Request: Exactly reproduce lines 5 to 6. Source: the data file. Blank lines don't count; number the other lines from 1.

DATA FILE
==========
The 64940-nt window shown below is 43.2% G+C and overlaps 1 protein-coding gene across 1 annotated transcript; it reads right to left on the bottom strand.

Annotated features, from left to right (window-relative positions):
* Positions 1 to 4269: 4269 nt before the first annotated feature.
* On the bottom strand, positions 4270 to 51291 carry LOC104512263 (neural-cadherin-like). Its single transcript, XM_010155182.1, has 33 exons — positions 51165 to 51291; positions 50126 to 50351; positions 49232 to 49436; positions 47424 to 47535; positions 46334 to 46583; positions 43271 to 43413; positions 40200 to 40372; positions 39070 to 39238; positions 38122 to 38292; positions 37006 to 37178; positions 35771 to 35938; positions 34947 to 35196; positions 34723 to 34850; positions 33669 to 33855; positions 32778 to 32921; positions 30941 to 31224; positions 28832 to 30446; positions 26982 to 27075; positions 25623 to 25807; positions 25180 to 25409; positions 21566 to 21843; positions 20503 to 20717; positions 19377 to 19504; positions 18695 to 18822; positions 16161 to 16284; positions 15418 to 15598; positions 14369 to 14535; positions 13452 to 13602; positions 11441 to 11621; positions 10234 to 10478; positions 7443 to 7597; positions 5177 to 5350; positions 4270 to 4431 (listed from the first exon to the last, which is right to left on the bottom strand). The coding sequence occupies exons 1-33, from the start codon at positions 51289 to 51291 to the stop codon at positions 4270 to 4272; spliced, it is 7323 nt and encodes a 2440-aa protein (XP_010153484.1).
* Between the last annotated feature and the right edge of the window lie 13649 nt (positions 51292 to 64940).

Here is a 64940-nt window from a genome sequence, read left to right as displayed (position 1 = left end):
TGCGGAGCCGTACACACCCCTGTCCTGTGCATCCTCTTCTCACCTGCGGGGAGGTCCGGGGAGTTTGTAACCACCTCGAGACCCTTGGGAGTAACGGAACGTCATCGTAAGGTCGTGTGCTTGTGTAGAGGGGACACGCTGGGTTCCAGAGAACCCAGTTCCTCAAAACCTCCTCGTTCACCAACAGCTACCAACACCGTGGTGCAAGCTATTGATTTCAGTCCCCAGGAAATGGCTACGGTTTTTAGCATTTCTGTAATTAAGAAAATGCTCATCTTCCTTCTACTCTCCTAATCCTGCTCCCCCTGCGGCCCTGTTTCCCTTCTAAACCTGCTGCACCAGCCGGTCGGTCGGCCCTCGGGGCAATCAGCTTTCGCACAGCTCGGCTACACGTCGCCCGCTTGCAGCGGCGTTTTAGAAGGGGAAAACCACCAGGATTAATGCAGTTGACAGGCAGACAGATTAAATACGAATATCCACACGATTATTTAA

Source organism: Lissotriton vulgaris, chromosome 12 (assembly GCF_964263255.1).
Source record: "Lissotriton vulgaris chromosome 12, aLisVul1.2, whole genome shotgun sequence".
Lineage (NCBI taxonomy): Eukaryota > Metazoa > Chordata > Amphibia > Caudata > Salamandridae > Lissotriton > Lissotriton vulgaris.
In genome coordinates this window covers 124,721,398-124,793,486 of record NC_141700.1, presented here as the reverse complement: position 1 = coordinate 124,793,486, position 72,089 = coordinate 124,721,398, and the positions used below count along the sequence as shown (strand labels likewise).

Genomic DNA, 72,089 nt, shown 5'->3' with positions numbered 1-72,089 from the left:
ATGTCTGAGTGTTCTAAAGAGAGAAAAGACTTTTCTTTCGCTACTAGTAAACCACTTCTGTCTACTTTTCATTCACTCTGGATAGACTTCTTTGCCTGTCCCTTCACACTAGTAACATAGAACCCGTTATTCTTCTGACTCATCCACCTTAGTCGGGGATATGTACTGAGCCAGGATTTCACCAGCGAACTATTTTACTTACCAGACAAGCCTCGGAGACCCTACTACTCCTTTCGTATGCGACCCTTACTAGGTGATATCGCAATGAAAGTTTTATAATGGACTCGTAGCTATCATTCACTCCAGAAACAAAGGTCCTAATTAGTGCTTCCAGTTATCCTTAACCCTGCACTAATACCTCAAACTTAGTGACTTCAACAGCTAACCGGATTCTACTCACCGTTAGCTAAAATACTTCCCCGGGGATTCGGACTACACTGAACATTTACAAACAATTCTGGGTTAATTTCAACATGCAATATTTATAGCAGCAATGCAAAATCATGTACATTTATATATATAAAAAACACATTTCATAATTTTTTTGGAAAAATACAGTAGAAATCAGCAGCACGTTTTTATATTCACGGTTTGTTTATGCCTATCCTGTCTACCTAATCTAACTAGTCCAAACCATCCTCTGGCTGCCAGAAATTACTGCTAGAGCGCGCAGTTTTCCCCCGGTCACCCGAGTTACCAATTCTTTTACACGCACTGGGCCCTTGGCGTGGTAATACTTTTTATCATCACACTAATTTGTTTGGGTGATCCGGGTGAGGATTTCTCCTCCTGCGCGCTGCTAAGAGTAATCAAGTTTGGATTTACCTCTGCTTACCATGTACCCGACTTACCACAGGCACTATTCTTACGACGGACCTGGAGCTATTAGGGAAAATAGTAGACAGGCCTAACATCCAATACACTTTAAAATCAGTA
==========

* Between the last annotated feature and the right edge of the window lie 13649 nt (positions 51292 to 64940).

Here is a 64940-nt window from a genome sequence, read left to right as displayed (position 1 = left end):